European Commission President Jose Manuel Barroso told British Prime Minister David Cameron on Monday he risked upsetting allies and losing international clout if he pursued an anti-immigration agenda designed to placate domestic voters.
Cameron retorted that British voters were concerned about immigration, and he was responding to those concerns.
He has pledged to hold a referendum on Britain's European Union membership if his Conservative party wins a 2015 election, as he takes an increasingly hawkish view on curbing migration within the EU and reviewing its freedom of movement principle.
Cameron hopes to persuade voters that he has a workable plan to address their concerns over immigration. He also wants to curtail the growing support for the hardline anti-EU UK Independence party (UKIP), which threatens his chances at next year's vote.
Barroso, whose 10-year term as head of the EU's executive body ends next month, warned Cameron on Sunday against trying to seek changes to the EU's freedom of movement rules, saying they were essential to the bloc's internal market.
In a speech at London's Chatham House on Monday, he went further, saying that by engaging in such rhetoric on immigration, Britain risks isolating itself in Europe and undermining its attempts to achieve wider reforms.
"It would be an historic mistake if on these issues Britain were to continue to alienate its natural allies in central and eastern Europe," Barroso said.
"It is an illusion to believe that space for dialogue can be created if the tone and substance of the arguments you put forward question the very principle at stake and offend fellow member states."
Cameron has broadly outlined areas in which he wants to win reform from the EU, such as migration controls, retaining lawmaking powers at a national level and cutting red-tape for businesses.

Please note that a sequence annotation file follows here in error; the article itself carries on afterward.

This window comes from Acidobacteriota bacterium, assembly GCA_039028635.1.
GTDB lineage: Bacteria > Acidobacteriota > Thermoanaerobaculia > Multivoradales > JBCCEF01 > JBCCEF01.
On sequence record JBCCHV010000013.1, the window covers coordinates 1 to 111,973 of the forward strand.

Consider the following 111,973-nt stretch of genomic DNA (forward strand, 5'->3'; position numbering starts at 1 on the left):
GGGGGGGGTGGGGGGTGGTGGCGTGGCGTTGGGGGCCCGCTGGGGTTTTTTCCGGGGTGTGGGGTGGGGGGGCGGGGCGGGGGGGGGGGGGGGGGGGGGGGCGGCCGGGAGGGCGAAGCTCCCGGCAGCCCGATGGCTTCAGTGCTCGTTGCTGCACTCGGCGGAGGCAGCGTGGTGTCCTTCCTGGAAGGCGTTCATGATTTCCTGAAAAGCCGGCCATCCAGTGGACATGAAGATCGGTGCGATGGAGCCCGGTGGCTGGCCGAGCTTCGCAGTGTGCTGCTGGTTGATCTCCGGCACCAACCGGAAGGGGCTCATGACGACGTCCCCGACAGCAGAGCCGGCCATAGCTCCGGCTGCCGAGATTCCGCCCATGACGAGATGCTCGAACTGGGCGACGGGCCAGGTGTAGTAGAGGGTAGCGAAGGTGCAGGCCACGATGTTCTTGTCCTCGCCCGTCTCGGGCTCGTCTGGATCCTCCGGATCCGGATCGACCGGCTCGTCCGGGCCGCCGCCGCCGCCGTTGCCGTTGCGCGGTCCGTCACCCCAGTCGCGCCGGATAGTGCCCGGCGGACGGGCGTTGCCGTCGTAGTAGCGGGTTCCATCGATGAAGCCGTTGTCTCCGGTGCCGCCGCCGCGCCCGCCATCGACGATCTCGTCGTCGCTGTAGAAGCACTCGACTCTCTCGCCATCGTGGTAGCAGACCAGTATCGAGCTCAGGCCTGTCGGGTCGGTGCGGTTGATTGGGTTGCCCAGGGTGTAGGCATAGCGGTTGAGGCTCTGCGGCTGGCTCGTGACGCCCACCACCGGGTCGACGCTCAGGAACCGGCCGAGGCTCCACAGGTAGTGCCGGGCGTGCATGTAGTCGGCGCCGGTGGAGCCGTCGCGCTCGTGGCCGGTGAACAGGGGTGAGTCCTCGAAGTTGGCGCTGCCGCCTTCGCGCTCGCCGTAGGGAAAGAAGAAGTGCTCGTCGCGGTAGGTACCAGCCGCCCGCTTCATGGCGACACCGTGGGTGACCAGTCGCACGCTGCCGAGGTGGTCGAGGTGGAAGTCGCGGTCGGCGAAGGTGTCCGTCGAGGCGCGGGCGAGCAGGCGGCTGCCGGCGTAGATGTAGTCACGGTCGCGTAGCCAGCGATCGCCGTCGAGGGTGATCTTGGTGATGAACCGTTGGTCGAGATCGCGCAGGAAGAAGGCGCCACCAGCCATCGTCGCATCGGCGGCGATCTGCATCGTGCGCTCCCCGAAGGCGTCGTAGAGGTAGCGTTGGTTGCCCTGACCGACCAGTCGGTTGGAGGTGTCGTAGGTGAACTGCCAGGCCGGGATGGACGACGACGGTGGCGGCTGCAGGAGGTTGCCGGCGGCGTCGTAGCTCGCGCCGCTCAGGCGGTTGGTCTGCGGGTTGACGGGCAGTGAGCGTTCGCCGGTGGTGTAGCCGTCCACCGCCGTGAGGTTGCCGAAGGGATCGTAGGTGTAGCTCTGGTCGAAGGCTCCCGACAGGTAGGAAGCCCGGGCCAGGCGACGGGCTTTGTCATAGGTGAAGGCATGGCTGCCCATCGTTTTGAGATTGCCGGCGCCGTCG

He has not given specific details, however. Other British parties also want reforms, but there is no consensus on a re-negotiation strategy.
Cameron has long said he would like Britain to stay in a reformed EU, but British Foreign Secretary Philip Hammond said last week the bloc would have to come up with a meaty reform deal if it wanted to avoid a break.
Cameron rejected Barroso's criticism, saying the British people were his boss and he answered to them.
"We need to address people's concerns about immigration," he told reporters on Monday. "They want this issue fixed, they're not being unreasonable about it and I will fix it."
Barroso said that while he understood British voters' concerns over Europe, the country has benefited from having the backing of other EU states on geopolitical issues such as climate change negotiations and sanctions against Russia.
"In short, could the UK get by without a little help from your friends? My answer is probably not," he said.
The Sunday Times newspaper, citing unnamed sources, reported that Cameron wanted to cap the number of low-skilled migrants from within the EU who could register to work in the country.
Barroso said while there was great willingness among other EU countries to accommodate Britain's concerns, there were clearly red lines that could not be crossed. He said he thought an arbitrary cap on immigration would "never be accepted".
"Are we going to create a European Union of first- and second-class citizens? No," he said.
Barroso warned of the impact leaving the bloc would have on Britain's prosperity, saying some of the "most important" global companies had said both publicly and privately that they would move out of the country if it were to leave the EU.
Nick Clegg, the deputy prime minister and leader of the Liberal Democrats, Cameron's pro-Europe junior coalition partner, said Britain would not be made stronger or more prosperous by leaving the bloc.
Cameron's party was being pushed closer to EU exit by their "blind panic" over the rise of UKIP, he said.
"The Conservatives have now embarked on a strategy which has only one final destination, which is leaving the European Union altogether," Clegg told reporters on Monday.